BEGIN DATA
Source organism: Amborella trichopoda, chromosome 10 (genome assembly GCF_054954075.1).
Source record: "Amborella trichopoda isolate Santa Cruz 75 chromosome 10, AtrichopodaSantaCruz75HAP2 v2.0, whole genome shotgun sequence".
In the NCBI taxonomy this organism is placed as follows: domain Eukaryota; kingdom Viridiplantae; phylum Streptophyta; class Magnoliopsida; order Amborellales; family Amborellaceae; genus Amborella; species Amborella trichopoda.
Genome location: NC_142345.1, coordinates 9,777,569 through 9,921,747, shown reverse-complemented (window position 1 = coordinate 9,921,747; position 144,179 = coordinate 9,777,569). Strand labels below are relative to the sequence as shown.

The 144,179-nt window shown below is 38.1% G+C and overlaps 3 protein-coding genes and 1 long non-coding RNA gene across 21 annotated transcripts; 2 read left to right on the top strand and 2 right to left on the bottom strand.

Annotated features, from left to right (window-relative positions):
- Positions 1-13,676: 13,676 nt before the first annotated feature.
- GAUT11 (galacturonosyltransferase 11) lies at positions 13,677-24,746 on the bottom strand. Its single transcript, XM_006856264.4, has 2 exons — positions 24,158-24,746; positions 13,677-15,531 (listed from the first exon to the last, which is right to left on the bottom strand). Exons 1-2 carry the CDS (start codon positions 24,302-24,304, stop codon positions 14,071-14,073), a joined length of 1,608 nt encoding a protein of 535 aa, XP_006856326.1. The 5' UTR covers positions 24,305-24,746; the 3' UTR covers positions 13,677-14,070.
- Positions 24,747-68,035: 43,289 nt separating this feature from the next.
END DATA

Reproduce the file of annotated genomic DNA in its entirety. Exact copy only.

Source organism: Amborella trichopoda, chromosome 10 (genome assembly GCF_054954075.1).
Source record: "Amborella trichopoda isolate Santa Cruz 75 chromosome 10, AtrichopodaSantaCruz75HAP2 v2.0, whole genome shotgun sequence".
In the NCBI taxonomy this organism is placed as follows: domain Eukaryota; kingdom Viridiplantae; phylum Streptophyta; class Magnoliopsida; order Amborellales; family Amborellaceae; genus Amborella; species Amborella trichopoda.
Genome location: NC_142345.1, coordinates 9,777,569 through 9,921,747, shown reverse-complemented (window position 1 = coordinate 9,921,747; position 144,179 = coordinate 9,777,569). Strand labels below are relative to the sequence as shown.

The 144,179-nt window shown below is 38.1% G+C and overlaps 3 protein-coding genes and 1 long non-coding RNA gene across 21 annotated transcripts; 2 read left to right on the top strand and 2 right to left on the bottom strand.

Annotated features, from left to right (window-relative positions):
- Positions 1-13,676: 13,676 nt before the first annotated feature.
- GAUT11 (galacturonosyltransferase 11) lies at positions 13,677-24,746 on the bottom strand. Its single transcript, XM_006856264.4, has 2 exons — positions 24,158-24,746; positions 13,677-15,531 (listed from the first exon to the last, which is right to left on the bottom strand). Exons 1-2 carry the CDS (start codon positions 24,302-24,304, stop codon positions 14,071-14,073), a joined length of 1,608 nt encoding a protein of 535 aa, XP_006856326.1. The 5' UTR covers positions 24,305-24,746; the 3' UTR covers positions 13,677-14,070.
- Positions 24,747-68,035: 43,289 nt separating this feature from the next.